Back on the evening of October 22nd, Kei and Haruki are outside her house, and he can’t help but steal a big hug, so happy he is that his Haruki is ‘back.’ She can tell a lot has happened, and is worried about him. Kei tells her what’s going to happen the night after tomorrow unless they do something…they, not just him.

Haruki asks if abilities are really necessary, and Kei says no…the town would be fine without them, but he likes them, so he’ll do everything he can to protect them. With her help, he’ll attain the MacGuffin.

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Sagrada Reset – 19

This week, in the “Boy, Girl and —” arc finale, Souma Sumire comes to Kei’s place, makes chicken curry, telling him about how Urachi grew up while she cooks. Urachi is basically Kei’s opposite: he wants all abilities to be wiped out, because he believes they’ll hurt, rather than help, the weak in the world (though we’re just talking about one small town here).

Then Souma takes a shower, because, as Kei presumes, she knows she’s going to cry. She tells Kei that Souma Sumire died so that when she was ultimately brought back by Kei’s efforts, she wouldn’t really be Souma Sumire anymore, which allowed her to pass Sakuin’s lie detection.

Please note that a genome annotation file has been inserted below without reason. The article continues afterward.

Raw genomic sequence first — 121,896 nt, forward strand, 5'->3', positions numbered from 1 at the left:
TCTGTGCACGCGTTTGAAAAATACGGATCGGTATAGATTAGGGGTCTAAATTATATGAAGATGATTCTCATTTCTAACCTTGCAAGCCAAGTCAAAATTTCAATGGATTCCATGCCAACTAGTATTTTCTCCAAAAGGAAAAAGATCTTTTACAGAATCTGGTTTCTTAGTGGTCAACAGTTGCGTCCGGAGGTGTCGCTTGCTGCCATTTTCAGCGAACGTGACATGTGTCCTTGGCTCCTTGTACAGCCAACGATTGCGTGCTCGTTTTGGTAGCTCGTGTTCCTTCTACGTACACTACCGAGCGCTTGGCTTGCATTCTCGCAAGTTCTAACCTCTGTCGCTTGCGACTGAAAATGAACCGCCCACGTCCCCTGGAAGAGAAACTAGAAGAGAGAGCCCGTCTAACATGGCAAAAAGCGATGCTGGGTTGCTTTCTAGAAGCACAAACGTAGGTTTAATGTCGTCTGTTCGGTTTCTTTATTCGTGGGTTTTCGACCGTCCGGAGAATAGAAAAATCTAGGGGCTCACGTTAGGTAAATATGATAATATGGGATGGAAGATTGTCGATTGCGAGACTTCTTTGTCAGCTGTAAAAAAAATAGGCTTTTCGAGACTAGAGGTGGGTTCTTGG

This “artifact”, as she calls herself, still intends to hinder Urachi, and so did everything possible to give Kei a chance to thwart his plans—except tell him everything before she set her plan into motion.

The fault for this lies in the Souma of two years ago who no longer exists, and though “Souma II” admits she and her are pretty much the same, it was that first Souma who acted “foolishly”, letting Kei get stolen away by Haruki, then forcing all of the “hard parts” onto her replacement. She can’t forgive her, but like her, Kei’s happiness comes first.

Kei expresses his gratitude to both Past Souma and Souma II, and as they eat the curry, he notes how the flavor is “oddly nostalgic.” Souma used her ability to draw from his mother’s know-how, but just as she’s not 100% the Souma Sumire she used to be, something made with “a mother’s love” cannot be 100% replicated.

Kei commits to beating Urachi, which he intends to do by claiming all of the abilities in Sakurada, as the MacGuffin promised to do. The miracles they’ll create will be happy, not a danger or nuisance as Urachi so strongly believes.

Kei made sure to warn Haruki that Oka Eri may pay her a visit, and to let him know if she takes her Reset ability (again). Sure enough, Urachi arrives with Oka, and instead of having Oka take her Reset right there, he uses his own ability on her, “rewinding” her to two-plus-years ago, before she met Asai Kei (and when she had really long hair.)

He leaves the sleeping Haruki with Oka, telling her to take her Reset once she wakes up in the hospital.

Oka Eri wants to beat Senpai, but a part of her still admires, looks up to, and loves Kei, and so when she heard his voice message in her head, telling her he’s been “backed into a corner”, and asks if when the time comes she won’t take Haruki’s reset…it puts Oka in a moral bind.

Just as Souma got around Urachi’s lie detector through rather desperate measures, I wouldn’t be surprised if Kei has to make similar sacrifices in order to succeed in his mission.

The stakes couldn’t be higher: his relationship to Haruki and the abilities of the town hang in the balance, and Urachi, preparing to wake up his “petrified” mother after 20 years, is playing for keeps.

Glasslip – 10